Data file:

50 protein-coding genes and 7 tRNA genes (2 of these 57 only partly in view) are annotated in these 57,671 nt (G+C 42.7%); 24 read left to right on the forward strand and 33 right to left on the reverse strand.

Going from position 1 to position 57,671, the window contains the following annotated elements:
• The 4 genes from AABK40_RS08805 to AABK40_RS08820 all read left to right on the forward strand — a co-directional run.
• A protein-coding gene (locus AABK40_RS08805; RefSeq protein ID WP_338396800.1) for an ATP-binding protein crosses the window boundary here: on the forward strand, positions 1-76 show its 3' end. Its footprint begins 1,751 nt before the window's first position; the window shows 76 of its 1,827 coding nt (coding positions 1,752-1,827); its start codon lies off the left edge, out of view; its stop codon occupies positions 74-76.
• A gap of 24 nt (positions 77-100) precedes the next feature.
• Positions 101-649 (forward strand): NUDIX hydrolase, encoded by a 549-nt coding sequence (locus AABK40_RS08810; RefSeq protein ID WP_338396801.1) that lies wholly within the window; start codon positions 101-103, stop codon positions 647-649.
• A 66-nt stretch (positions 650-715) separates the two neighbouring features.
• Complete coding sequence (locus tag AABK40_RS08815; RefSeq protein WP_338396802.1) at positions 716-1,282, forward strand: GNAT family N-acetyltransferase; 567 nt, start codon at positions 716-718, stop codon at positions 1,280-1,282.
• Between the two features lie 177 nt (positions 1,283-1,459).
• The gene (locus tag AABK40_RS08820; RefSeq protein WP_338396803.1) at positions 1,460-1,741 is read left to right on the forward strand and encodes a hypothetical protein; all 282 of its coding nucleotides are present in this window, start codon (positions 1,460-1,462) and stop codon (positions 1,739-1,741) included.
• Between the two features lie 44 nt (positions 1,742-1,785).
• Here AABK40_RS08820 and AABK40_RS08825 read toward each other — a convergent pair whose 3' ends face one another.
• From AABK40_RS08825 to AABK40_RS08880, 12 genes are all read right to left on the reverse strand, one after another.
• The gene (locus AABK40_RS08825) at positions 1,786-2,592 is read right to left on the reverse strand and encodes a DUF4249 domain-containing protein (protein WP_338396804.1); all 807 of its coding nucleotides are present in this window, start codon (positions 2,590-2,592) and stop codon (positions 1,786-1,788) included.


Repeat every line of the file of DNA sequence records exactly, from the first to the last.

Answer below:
50 protein-coding genes and 7 tRNA genes (2 of these 57 only partly in view) are annotated in these 57,671 nt (G+C 42.7%); 24 read left to right on the forward strand and 33 right to left on the reverse strand.

Going from position 1 to position 57,671, the window contains the following annotated elements:
• The 4 genes from AABK40_RS08805 to AABK40_RS08820 all read left to right on the forward strand — a co-directional run.
• A protein-coding gene (locus AABK40_RS08805; RefSeq protein ID WP_338396800.1) for an ATP-binding protein crosses the window boundary here: on the forward strand, positions 1-76 show its 3' end. Its footprint begins 1,751 nt before the window's first position; the window shows 76 of its 1,827 coding nt (coding positions 1,752-1,827); its start codon lies off the left edge, out of view; its stop codon occupies positions 74-76.
• A gap of 24 nt (positions 77-100) precedes the next feature.
• Positions 101-649 (forward strand): NUDIX hydrolase, encoded by a 549-nt coding sequence (locus AABK40_RS08810; RefSeq protein ID WP_338396801.1) that lies wholly within the window; start codon positions 101-103, stop codon positions 647-649.
• A 66-nt stretch (positions 650-715) separates the two neighbouring features.
• Complete coding sequence (locus tag AABK40_RS08815; RefSeq protein WP_338396802.1) at positions 716-1,282, forward strand: GNAT family N-acetyltransferase; 567 nt, start codon at positions 716-718, stop codon at positions 1,280-1,282.
• Between the two features lie 177 nt (positions 1,283-1,459).
• The gene (locus tag AABK40_RS08820; RefSeq protein WP_338396803.1) at positions 1,460-1,741 is read left to right on the forward strand and encodes a hypothetical protein; all 282 of its coding nucleotides are present in this window, start codon (positions 1,460-1,462) and stop codon (positions 1,739-1,741) included.
• Between the two features lie 44 nt (positions 1,742-1,785).
• Here AABK40_RS08820 and AABK40_RS08825 read toward each other — a convergent pair whose 3' ends face one another.
• From AABK40_RS08825 to AABK40_RS08880, 12 genes are all read right to left on the reverse strand, one after another.
• The gene (locus AABK40_RS08825) at positions 1,786-2,592 is read right to left on the reverse strand and encodes a DUF4249 domain-containing protein (protein WP_338396804.1); all 807 of its coding nucleotides are present in this window, start codon (positions 2,590-2,592) and stop codon (positions 1,786-1,788) included.